MOO-cows Mailing List Archive


Re: Verbing Properties

Ok, I realize I wasn't at all helpful before, so I'll try to critique the
proposed implementation constructively.

I'll start by noting that the described model is already workable in-DB.
I'll illustrate by imagining that I'm adding description to the MOO.

 = I add $root_class:description, as a callable verb returning "You see nothing
 = I add a user command, @describe, which adds a :description to the specified
   object which returns the specified text.
 = As there are no property accesses (at least none which can be assumed by
   the model), a user who wishes to access FOO's description has no choice but
   to call the :description verb.
 = Useful side effects of this:
   - For values which do not change frequently for children (sensible defaults,
     for example), this represents a significant database savings as clear
     properties need not be propagated (in fact, they do not exist at all!).
   - I suspect that the verb {"return \"foo\";"} runs faster than the verb
     {"return this.(verb);"}.

>The purpose of this draft is to propose a system for "turning properties into
>While this seems like a silly thing to do, it produces a number of benefits:
>*  Programmers get DIRECT control over who and what accesses their properties,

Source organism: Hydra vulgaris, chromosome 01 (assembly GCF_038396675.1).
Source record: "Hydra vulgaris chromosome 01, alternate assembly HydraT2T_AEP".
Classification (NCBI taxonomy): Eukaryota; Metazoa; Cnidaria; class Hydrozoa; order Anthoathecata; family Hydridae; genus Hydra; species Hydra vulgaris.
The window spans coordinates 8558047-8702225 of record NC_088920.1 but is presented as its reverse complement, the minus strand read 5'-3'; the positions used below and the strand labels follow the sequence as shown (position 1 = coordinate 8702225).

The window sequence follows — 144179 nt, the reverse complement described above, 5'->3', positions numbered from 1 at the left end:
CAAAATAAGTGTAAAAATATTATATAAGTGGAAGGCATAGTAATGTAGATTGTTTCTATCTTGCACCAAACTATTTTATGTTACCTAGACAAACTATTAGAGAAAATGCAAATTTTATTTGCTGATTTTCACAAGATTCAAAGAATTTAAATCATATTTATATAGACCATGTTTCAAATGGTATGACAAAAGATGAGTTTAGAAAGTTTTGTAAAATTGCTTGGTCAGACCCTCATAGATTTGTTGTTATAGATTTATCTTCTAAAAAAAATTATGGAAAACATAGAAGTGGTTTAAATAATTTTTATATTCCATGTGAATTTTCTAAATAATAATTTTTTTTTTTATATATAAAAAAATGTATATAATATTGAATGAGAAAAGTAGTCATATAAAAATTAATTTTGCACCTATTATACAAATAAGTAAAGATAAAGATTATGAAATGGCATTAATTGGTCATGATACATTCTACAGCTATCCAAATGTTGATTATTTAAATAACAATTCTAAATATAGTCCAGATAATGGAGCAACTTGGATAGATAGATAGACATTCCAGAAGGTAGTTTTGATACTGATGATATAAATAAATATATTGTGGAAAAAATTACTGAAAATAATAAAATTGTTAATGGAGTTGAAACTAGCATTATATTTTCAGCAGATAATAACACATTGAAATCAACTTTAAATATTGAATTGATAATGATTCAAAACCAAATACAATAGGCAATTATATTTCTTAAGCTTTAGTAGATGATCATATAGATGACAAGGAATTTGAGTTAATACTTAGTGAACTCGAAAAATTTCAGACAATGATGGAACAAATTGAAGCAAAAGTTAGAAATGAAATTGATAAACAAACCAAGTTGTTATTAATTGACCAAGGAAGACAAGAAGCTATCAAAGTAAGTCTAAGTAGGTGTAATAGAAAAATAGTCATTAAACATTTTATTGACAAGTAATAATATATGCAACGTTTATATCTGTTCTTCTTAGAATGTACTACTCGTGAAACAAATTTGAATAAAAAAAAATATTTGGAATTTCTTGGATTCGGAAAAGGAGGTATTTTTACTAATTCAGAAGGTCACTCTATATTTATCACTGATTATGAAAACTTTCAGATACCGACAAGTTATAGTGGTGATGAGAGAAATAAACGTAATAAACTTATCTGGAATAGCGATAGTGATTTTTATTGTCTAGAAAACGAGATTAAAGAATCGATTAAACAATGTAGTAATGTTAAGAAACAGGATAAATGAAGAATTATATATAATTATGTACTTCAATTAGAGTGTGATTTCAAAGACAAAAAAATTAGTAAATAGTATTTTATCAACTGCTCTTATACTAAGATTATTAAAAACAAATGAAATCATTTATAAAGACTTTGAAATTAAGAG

>   as such, it would not be hard to implement a $lock_utils-like system for
>   access priviledges.

For the case of properties which ought not be world-readable, such an approach
already exists.  Is this added overhead quick enough to be worthwhile?

>*  Properties need not return static values.  For
>   example #0.time  could return time() 

I think we want to maintain a distinction between verbs and properties.  (On
the other hand, I once coded a DB which used no properties, just for the hell
of it.)  Stylistically, I would prefer to use a verbcall for the effect you
give as an example.  I prefer thinking of properties as the place you store
data, so accessing them should return the data they store.

>*  Property access could be logged.

Ok, true.  But for the cases in which this is desired, an approach already exists.

>*  First step in the direction of multiple inheritance in the MOO.  With
>   this patch in place, the properties inheritance system will be 100% 
>   dependent on the verbs inheritance system.  This will halve the problems
>   associated with multiple inheritance.

Hsm.  I'll wait on this until later in the message.  In general, though, the